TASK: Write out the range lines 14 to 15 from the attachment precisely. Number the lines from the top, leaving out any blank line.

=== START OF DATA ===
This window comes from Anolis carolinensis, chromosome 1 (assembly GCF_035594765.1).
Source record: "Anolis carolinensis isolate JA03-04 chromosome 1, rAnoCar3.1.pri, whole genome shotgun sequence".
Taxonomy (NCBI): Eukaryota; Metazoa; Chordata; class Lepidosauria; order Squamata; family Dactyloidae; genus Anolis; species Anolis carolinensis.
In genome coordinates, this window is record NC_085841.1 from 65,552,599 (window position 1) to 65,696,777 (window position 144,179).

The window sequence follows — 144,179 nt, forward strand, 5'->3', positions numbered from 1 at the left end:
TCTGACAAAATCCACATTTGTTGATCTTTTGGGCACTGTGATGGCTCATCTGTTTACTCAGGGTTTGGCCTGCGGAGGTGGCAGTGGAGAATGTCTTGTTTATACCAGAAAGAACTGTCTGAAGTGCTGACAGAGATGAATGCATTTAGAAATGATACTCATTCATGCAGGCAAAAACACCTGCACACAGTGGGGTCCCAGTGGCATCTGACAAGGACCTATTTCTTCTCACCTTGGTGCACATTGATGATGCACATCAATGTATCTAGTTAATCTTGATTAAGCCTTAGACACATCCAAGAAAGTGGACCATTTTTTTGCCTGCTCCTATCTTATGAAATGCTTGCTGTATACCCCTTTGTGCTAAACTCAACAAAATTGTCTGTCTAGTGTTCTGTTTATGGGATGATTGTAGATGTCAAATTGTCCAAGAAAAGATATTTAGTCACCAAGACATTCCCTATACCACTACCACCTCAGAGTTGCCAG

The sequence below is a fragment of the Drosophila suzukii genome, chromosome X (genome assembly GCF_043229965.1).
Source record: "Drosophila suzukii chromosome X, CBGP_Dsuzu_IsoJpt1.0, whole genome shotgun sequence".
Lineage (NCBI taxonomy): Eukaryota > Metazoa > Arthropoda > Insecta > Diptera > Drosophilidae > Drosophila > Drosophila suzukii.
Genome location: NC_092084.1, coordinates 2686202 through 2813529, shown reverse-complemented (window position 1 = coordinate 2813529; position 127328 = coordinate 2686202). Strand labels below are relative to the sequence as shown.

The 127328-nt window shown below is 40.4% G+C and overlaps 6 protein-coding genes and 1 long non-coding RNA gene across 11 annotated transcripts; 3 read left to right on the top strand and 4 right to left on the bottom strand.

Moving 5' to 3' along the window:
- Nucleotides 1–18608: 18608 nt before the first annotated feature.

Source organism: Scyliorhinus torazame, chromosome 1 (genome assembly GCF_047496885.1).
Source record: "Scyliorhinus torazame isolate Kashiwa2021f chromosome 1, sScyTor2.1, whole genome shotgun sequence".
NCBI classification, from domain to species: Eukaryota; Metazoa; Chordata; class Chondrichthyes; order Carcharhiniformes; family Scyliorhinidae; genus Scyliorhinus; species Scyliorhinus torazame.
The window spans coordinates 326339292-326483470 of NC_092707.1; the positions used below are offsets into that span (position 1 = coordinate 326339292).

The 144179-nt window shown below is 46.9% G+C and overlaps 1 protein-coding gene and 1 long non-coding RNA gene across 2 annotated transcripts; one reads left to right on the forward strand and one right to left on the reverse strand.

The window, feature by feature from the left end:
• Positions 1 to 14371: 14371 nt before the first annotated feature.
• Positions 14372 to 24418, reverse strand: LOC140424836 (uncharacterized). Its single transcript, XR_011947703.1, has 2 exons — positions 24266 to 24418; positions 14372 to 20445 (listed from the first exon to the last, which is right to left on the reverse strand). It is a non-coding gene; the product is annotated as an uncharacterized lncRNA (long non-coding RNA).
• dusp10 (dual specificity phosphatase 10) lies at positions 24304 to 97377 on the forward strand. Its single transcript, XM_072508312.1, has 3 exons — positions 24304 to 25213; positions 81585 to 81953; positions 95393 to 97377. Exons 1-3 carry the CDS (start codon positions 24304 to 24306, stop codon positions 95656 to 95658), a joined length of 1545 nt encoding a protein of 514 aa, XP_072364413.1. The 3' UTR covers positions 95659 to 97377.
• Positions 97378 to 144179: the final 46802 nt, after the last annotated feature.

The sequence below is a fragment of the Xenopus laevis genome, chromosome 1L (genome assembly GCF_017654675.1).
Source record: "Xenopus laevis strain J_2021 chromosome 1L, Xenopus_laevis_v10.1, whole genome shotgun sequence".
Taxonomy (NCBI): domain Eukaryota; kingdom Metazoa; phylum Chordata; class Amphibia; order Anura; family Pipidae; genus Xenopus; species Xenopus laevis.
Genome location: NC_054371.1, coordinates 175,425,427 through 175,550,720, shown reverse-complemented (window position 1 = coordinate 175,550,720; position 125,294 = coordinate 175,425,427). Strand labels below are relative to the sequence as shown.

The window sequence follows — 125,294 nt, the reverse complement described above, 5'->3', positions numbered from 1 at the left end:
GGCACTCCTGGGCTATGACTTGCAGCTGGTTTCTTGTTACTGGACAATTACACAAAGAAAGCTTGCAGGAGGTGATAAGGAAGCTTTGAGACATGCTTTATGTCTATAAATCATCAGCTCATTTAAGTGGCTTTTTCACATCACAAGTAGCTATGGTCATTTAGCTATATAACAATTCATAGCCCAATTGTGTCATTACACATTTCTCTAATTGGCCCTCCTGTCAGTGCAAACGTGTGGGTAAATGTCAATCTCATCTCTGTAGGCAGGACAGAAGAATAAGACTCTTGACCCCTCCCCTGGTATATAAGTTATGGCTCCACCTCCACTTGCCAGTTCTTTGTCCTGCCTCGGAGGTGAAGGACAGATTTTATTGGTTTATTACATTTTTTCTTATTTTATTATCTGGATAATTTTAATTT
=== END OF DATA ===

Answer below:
Source organism: Scyliorhinus torazame, chromosome 1 (genome assembly GCF_047496885.1).
Source record: "Scyliorhinus torazame isolate Kashiwa2021f chromosome 1, sScyTor2.1, whole genome shotgun sequence".